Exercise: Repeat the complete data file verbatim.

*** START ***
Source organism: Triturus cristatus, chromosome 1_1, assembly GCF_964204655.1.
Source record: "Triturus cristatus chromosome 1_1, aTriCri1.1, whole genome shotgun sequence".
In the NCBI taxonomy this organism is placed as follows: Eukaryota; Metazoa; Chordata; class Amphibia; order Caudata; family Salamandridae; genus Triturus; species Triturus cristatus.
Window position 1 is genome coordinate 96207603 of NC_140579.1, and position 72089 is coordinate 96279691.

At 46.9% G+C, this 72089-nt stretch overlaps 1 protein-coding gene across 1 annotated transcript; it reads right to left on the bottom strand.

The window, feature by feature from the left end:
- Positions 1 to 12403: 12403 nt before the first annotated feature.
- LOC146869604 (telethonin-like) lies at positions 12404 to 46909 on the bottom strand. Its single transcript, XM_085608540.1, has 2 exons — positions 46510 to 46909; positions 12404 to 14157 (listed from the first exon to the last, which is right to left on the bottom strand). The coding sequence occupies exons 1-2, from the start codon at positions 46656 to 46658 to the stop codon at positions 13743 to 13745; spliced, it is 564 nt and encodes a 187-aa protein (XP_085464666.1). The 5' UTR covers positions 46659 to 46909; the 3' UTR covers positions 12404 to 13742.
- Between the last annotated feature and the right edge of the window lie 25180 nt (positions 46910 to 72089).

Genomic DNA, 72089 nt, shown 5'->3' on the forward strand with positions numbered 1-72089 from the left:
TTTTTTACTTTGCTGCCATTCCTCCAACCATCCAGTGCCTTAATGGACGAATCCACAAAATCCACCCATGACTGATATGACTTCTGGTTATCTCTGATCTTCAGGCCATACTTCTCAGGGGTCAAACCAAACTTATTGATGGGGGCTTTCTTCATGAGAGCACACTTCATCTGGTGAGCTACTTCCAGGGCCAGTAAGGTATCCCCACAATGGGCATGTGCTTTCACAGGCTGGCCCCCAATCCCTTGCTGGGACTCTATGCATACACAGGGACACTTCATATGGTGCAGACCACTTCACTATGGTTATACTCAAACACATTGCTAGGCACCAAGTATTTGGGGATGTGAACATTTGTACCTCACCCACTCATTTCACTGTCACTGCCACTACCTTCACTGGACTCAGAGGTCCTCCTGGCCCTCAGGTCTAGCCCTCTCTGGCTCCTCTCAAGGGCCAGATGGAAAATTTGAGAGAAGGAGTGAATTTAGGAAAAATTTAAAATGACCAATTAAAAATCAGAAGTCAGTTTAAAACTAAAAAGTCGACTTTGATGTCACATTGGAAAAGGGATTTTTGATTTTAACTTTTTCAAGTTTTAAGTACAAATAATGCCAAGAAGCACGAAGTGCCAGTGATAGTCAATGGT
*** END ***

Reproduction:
Source organism: Triturus cristatus, chromosome 1_1, assembly GCF_964204655.1.
Source record: "Triturus cristatus chromosome 1_1, aTriCri1.1, whole genome shotgun sequence".
In the NCBI taxonomy this organism is placed as follows: Eukaryota; Metazoa; Chordata; class Amphibia; order Caudata; family Salamandridae; genus Triturus; species Triturus cristatus.
Window position 1 is genome coordinate 96207603 of NC_140579.1, and position 72089 is coordinate 96279691.

At 46.9% G+C, this 72089-nt stretch overlaps 1 protein-coding gene across 1 annotated transcript; it reads right to left on the bottom strand.

The window, feature by feature from the left end:
- Positions 1 to 12403: 12403 nt before the first annotated feature.
- LOC146869604 (telethonin-like) lies at positions 12404 to 46909 on the bottom strand. Its single transcript, XM_085608540.1, has 2 exons — positions 46510 to 46909; positions 12404 to 14157 (listed from the first exon to the last, which is right to left on the bottom strand). The coding sequence occupies exons 1-2, from the start codon at positions 46656 to 46658 to the stop codon at positions 13743 to 13745; spliced, it is 564 nt and encodes a 187-aa protein (XP_085464666.1). The 5' UTR covers positions 46659 to 46909; the 3' UTR covers positions 12404 to 13742.
- Between the last annotated feature and the right edge of the window lie 25180 nt (positions 46910 to 72089).

Genomic DNA, 72089 nt, shown 5'->3' on the forward strand with positions numbered 1-72089 from the left:
TTTTTTACTTTGCTGCCATTCCTCCAACCATCCAGTGCCTTAATGGACGAATCCACAAAATCCACCCATGACTGATATGACTTCTGGTTATCTCTGATCTTCAGGCCATACTTCTCAGGGGTCAAACCAAACTTATTGATGGGGGCTTTCTTCATGAGAGCACACTTCATCTGGTGAGCTACTTCCAGGGCCAGTAAGGTATCCCCACAATGGGCATGTGCTTTCACAGGCTGGCCCCCAATCCCTTGCTGGGACTCTATGCATACACAGGGACACTTCATATGGTGCAGACCACTTCACTATGGTTATACTCAAACACATTGCTAGGCACCAAGTATTTGGGGATGTGAACATTTGTACCTCACCCACTCATTTCACTGTCACTGCCACTACCTTCACTGGACTCAGAGGTCCTCCTGGCCCTCAGGTCTAGCCCTCTCTGGCTCCTCTCAAGGGCCAGATGGAAAATTTGAGAGAAGGAGTGAATTTAGGAAAAATTTAAAATGACCAATTAAAAATCAGAAGTCAGTTTAAAACTAAAAAGTCGACTTTGATGTCACATTGGAAAAGGGATTTTTGATTTTAACTTTTTCAAGTTTTAAGTACAAATAATGCCAAGAAGCACGAAGTGCCAGTGATAGTCAATGGT